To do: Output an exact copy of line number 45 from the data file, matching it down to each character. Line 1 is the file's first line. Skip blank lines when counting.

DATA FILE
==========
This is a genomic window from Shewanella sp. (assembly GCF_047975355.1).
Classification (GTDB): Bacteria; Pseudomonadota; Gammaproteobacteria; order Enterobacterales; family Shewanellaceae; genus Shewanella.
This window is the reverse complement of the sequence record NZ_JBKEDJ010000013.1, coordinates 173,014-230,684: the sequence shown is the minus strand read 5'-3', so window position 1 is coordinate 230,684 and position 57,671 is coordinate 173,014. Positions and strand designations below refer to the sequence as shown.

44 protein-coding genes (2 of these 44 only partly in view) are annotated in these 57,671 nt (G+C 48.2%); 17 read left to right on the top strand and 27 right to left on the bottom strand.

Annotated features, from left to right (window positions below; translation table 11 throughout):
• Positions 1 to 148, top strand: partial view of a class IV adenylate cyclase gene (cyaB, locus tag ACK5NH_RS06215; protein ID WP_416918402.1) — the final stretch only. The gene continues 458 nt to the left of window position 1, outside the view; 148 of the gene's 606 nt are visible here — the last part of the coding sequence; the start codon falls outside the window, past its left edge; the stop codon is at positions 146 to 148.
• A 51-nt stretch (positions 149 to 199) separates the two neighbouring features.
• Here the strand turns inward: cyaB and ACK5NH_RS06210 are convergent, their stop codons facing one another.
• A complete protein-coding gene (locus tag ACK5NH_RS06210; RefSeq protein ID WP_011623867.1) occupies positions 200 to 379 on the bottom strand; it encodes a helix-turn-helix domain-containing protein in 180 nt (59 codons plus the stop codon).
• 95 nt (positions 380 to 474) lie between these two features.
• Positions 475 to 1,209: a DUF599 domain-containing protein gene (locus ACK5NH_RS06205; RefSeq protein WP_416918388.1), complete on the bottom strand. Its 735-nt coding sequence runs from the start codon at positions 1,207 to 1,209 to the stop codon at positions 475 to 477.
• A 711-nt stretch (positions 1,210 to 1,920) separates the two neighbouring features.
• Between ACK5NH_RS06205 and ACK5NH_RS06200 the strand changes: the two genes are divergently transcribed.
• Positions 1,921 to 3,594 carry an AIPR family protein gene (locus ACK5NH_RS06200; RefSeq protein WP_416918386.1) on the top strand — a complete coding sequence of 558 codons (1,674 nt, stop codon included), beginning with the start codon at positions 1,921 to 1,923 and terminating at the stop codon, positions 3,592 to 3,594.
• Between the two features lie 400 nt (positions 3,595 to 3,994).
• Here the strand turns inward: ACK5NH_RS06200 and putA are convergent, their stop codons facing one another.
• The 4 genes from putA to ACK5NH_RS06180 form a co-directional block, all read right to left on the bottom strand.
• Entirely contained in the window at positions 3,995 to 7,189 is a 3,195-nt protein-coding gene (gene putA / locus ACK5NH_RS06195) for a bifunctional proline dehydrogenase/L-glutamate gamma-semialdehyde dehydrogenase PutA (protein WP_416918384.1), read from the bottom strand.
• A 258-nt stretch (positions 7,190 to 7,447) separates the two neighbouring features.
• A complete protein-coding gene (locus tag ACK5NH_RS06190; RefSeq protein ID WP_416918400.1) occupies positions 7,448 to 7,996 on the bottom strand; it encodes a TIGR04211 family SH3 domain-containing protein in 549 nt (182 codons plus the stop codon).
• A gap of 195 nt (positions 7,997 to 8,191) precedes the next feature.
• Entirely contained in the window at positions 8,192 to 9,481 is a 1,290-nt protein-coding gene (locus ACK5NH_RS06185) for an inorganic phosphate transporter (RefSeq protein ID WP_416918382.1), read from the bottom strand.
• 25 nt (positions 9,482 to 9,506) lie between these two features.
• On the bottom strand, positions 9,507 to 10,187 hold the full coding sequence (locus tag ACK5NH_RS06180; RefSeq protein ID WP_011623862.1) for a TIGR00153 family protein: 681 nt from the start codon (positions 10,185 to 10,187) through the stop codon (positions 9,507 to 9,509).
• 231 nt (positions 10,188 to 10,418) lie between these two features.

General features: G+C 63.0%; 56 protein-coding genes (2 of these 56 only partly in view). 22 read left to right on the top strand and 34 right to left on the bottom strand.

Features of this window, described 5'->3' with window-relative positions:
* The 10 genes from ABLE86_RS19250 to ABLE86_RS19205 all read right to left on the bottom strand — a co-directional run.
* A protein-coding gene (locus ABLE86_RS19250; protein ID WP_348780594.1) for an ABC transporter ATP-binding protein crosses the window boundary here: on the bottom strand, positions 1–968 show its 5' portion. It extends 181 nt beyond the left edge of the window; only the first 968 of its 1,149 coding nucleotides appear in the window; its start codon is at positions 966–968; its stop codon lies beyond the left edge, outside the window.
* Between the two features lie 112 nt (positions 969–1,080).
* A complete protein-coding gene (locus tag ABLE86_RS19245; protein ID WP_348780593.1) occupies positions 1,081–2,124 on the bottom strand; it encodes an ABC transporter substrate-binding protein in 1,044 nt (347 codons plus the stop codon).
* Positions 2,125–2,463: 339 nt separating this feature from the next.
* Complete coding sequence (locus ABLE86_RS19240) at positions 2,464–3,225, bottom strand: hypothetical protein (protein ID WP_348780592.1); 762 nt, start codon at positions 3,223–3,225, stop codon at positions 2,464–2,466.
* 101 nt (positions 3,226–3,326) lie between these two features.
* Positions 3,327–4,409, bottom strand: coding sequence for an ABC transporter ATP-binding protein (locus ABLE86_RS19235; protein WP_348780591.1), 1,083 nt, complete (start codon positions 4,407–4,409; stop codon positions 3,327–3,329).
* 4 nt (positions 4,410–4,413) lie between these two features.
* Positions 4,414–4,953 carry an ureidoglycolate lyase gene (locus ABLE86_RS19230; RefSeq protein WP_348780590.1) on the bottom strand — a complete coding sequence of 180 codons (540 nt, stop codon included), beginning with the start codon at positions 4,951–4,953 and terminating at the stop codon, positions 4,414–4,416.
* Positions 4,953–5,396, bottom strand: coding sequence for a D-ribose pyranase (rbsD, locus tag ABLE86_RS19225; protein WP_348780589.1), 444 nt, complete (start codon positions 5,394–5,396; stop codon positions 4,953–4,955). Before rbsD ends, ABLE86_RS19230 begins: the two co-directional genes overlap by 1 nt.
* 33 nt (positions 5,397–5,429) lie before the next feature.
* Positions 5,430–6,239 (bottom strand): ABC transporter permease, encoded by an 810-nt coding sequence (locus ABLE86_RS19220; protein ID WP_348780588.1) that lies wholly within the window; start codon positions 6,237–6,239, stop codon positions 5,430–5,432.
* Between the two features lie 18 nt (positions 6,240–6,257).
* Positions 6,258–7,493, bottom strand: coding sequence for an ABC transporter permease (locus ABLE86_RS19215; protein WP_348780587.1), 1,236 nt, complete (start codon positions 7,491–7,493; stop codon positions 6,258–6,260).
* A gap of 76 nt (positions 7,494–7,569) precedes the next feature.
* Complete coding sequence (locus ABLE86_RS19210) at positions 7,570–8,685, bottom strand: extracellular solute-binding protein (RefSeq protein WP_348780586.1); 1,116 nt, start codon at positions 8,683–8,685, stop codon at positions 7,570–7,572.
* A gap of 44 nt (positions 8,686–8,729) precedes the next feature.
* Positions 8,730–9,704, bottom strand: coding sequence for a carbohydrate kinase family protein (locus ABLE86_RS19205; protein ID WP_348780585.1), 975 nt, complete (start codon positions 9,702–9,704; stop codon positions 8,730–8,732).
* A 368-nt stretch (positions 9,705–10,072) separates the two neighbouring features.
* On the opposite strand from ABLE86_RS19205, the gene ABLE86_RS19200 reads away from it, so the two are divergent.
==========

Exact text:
* A gap of 44 nt (positions 8,686–8,729) precedes the next feature.